NF: They would pay a bit more, they would pay 40 but what we mustn’t do is head down this current route where we’re talking about people who are successful as somehow being wicked and bad. I fear a return to the 1970s. You’ve just had a debate and the European Union wants to limit the bonuses that people in financial services earn, they’re all called bankers these days but actually it’s insurance people and …

DM: I mean these flat taxes ….

NF: There is a real worry about this, we have got the most complicated tax system in the world.

DM: So you are simplifying it and these flat taxes then apply across the board don’t they, so they would apply to things like richer pensioners benefits, they’d be taxed, pension funds, there is no relief for pensions under a flat tax is there?

NF: No there isn’t, there isn’t, there isn’t and that’s the stuff that we’ve got to sort out but the aim is simplification. When Gordon Brown became Chancellor the British tax code was 5000 pages long, it’s now 13,000.

DM: But a lot of the people who voted for you in Eastleigh are going to be surprised hearing that from you, Nigel Farage, they are going to be saying I didn’t know he was going to tax my pension contributions.

NF: Hang on a second, a lot of the people in Eastleigh know that we’re the one party that has said for years no tax on the minimum wage to give people incentives to get off benefits and to get back to work …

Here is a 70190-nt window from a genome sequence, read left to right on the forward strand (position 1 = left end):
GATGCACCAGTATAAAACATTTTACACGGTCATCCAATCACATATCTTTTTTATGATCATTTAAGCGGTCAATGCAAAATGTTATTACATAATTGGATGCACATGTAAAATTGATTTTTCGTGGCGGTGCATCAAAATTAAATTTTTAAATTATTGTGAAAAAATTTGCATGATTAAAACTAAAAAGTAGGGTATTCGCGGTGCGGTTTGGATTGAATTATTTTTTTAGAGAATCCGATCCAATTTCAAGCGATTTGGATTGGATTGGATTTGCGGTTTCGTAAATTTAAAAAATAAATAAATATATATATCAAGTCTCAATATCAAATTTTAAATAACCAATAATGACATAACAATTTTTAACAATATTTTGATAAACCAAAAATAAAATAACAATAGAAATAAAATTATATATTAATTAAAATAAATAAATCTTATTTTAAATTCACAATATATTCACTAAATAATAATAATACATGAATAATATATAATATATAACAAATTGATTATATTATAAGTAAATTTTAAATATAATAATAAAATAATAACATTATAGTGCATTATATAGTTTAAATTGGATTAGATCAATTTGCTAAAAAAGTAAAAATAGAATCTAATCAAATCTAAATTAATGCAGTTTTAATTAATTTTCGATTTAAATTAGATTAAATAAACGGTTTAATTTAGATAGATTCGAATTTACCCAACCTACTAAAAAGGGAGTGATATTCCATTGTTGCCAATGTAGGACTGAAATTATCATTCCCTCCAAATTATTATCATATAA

DM: But hold on, if you are a low paid teacher or nurse, you are going to tax their pension benefits?

NF: Look, that is detail we’ve got to sort out and work out.

DM: But that’s what people want to know now.

NF: Well I can’t give them, I can’t give them a full manifesto for the next general election, nor can David Miliband (sic), nor can David Cameron but what you can see with us is the direction of travel and that is no tax for those earning down at the very bottom and a mass simplification for everybody else.

DM: And get rid of the smoking ban.

NF: When you see up to 50 pubs a week closing, every pub should be able to have a back room that is a smoking room and a lot more of them would stay open.

DM: So that might be a popular one. Thank you very much indeed – especially with you! – Nigel Farage there, the leader of UKIP.